In a similar vein, with the introduction of 5G, virtual and augmented reality will open up new opportunities for virtual shop fronts with the option of trying on clothes online. Several brands are already experimenting with apps, such as GAP’s Dressing Room, which allows you to enter your measurements to create a mannequin to try on clothing. As the high street continues to disappear, direct to consumer shopping will have an opportunity to flourish with tighter control on production and no need for physical retail space.
Not only are we shopping online, we are also shopping for online. In the past you were able to buy H&M clothing in the form of an expansion pack for The Sims, with Moschino being a more recent example, but Fortnite has taken this new kind of shopping to a whole other level. “Skins” have become somewhat of a status symbol within the game and users are spending millions on clothing for their characters. Similarly, Louis Vuitton created skins for League of Legends.
We briefly touched on the rise in popularity of slow fashion. If we were to pinpoint a turning point in people’s perception of the fashion industry it would have to be the Rana Plaza tragedy, where a garment factory collapse took the lives of over a thousand people. As it became clear that brands such as Primark had used the factory for their clothing, it offered a disturbing look at the true cost of ultra cheap fashion.
Consumers are becoming increasingly aware of the impact of their choices. Whether we’re talking about sustainability of the environment or protection of workers, for ethical consumers, transparency is key. Where do fabrics and garments come from? Who made them and under what circumstances? How much water was used in the production? These concerns are especially prevalent among Gen Z, as they are becoming a bigger part of the consumer market.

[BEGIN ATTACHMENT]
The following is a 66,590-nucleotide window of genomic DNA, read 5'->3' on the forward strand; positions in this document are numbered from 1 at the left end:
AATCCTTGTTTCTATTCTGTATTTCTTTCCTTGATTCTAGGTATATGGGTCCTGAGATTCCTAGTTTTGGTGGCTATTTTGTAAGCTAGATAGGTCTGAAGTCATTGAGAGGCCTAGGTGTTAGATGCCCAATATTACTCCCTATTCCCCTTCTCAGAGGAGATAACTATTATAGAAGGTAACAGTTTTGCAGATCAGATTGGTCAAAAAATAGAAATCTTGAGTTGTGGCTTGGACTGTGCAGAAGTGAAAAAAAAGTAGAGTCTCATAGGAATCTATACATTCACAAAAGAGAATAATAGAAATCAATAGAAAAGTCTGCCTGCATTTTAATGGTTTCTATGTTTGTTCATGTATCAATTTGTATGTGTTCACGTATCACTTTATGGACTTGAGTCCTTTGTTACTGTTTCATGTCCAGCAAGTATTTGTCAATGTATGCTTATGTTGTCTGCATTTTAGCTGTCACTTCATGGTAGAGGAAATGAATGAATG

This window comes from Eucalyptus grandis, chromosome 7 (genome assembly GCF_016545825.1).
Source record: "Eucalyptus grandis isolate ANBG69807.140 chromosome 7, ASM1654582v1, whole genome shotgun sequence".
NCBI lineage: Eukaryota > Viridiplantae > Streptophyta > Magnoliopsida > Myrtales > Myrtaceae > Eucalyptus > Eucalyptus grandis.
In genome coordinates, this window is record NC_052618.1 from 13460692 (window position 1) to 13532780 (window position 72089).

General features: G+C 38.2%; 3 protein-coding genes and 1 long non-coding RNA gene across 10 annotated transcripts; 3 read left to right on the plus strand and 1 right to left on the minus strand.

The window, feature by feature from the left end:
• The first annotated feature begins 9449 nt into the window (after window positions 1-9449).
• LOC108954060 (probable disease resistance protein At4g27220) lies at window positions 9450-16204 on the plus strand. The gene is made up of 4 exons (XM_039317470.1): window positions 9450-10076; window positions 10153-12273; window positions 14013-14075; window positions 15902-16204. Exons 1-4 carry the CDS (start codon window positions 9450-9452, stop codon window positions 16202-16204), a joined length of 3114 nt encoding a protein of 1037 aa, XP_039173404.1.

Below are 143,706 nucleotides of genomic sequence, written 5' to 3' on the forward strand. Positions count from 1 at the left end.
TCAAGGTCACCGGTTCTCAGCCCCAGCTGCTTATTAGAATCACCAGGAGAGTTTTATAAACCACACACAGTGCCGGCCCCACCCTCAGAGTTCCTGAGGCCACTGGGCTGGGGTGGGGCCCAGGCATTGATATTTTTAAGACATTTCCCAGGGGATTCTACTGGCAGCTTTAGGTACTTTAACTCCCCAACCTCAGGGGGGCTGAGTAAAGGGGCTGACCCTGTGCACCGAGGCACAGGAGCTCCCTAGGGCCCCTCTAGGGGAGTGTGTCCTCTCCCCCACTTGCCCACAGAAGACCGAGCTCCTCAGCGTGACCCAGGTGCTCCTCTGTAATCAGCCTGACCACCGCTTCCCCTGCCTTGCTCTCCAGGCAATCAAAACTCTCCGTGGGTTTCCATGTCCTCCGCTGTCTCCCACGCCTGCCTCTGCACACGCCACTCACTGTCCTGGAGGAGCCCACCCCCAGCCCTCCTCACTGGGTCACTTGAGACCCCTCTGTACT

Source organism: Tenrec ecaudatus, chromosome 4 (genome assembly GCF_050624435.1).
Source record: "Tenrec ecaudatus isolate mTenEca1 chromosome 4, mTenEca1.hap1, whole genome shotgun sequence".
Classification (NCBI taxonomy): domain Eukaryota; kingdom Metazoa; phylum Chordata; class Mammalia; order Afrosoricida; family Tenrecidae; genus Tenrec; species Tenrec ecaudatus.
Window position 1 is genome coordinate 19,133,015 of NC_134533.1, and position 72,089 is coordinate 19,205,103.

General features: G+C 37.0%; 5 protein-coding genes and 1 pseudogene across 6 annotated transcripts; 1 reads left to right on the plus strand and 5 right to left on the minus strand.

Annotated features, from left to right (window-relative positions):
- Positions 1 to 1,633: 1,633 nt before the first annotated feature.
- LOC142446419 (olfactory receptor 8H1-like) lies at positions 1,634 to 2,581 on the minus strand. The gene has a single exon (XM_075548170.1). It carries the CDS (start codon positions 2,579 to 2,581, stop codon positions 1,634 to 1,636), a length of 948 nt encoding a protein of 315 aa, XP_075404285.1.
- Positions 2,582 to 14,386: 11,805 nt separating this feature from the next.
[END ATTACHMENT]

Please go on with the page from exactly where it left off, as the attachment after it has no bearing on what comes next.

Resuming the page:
Even the largest fashion groups seem to be making steps in the right directions, working on sustainability charters that provide consumers with the insights they need to make conscious decisions. Individual brands are also stepping up, such as Stella McCartney, who used more than 75% eco friendly materials in her spring/summer 2020 collection. Circularity plays a large role in this sustainable narrative, as large amounts of the clothes we own goes into landfill and tonnes of unsold product is destroyed by brands to maintain its perceived value.
This is an aspect where consumer choice has a large role to play and where the mantra “rewear, reuse, recycle” comes in. Like most household brands, second-hand shopping has entered the digital age through peer-to-peer sales apps like Depop and Vinted, online thrift stores and even vintage mystery boxes. In a similar attempt at circularity, brands like Urban Outfitters are considering rental services. Brands like The Devout are offering a subscription service that lets you select five items to enjoy each month before sending them back to be cleaned and swapped for five new items.
It’s here where we will see the impact of Covid-19 on slow fashion most clearly, as the economic impact of the pandemic will most likely have an effect on disposable income. Our shopping habits will have to change accordingly, with big expenses more carefully considered and people becoming more open to alternatives to the high street.